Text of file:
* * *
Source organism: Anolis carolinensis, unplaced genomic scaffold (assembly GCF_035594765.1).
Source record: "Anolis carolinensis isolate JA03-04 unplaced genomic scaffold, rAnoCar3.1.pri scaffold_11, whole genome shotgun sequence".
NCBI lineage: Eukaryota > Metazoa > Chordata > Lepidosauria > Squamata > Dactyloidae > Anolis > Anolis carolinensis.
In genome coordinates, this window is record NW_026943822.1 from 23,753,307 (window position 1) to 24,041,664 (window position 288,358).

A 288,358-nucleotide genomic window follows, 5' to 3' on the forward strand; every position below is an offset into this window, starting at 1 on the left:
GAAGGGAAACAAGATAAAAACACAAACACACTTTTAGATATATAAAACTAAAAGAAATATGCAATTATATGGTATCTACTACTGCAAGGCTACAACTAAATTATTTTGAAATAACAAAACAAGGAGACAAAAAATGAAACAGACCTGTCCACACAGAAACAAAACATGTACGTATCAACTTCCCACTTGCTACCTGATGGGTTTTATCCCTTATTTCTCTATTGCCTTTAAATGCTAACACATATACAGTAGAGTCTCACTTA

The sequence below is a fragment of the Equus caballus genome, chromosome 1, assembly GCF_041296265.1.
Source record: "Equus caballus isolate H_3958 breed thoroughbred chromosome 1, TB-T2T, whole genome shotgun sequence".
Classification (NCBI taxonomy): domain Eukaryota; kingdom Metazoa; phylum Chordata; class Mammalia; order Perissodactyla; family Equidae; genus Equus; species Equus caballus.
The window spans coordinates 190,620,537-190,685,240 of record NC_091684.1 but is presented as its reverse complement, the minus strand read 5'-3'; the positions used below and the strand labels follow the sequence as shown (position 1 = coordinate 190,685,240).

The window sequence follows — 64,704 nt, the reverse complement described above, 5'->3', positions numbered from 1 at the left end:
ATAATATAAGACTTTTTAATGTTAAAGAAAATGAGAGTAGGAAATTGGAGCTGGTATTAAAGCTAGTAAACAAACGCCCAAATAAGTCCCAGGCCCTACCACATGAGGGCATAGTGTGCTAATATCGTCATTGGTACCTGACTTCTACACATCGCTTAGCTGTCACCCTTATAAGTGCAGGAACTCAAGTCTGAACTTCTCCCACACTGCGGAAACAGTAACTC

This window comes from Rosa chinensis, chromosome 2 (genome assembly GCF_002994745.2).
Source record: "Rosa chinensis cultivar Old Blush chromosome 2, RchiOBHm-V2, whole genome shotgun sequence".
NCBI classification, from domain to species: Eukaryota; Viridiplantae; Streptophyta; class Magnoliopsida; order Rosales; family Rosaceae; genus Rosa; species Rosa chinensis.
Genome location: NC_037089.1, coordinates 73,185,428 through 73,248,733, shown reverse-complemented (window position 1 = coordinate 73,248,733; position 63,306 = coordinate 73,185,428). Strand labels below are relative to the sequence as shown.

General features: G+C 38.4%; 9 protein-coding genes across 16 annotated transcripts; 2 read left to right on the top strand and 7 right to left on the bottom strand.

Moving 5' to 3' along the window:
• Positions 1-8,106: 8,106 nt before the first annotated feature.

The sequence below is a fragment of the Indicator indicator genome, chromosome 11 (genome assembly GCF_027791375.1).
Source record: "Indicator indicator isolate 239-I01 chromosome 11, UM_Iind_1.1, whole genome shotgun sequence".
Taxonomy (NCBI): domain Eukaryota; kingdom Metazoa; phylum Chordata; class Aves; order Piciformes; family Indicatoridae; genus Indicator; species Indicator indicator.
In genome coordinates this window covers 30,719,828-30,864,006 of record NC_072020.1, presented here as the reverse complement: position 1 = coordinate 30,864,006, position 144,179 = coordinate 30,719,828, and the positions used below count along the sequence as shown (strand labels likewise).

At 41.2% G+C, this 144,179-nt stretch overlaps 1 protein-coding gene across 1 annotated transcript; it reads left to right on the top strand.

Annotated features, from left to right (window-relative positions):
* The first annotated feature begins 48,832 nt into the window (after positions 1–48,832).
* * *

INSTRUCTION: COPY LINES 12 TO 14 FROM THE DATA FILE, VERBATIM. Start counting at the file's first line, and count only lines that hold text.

ATAATATAAGACTTTTTAATGTTAAAGAAAATGAGAGTAGGAAATTGGAGCTGGTATTAAAGCTAGTAAACAAACGCCCAAATAAGTCCCAGGCCCTACCACATGAGGGCATAGTGTGCTAATATCGTCATTGGTACCTGACTTCTACACATCGCTTAGCTGTCACCCTTATAAGTGCAGGAACTCAAGTCTGAACTTCTCCCACACTGCGGAAACAGTAACTC

This window comes from Rosa chinensis, chromosome 2 (genome assembly GCF_002994745.2).
Source record: "Rosa chinensis cultivar Old Blush chromosome 2, RchiOBHm-V2, whole genome shotgun sequence".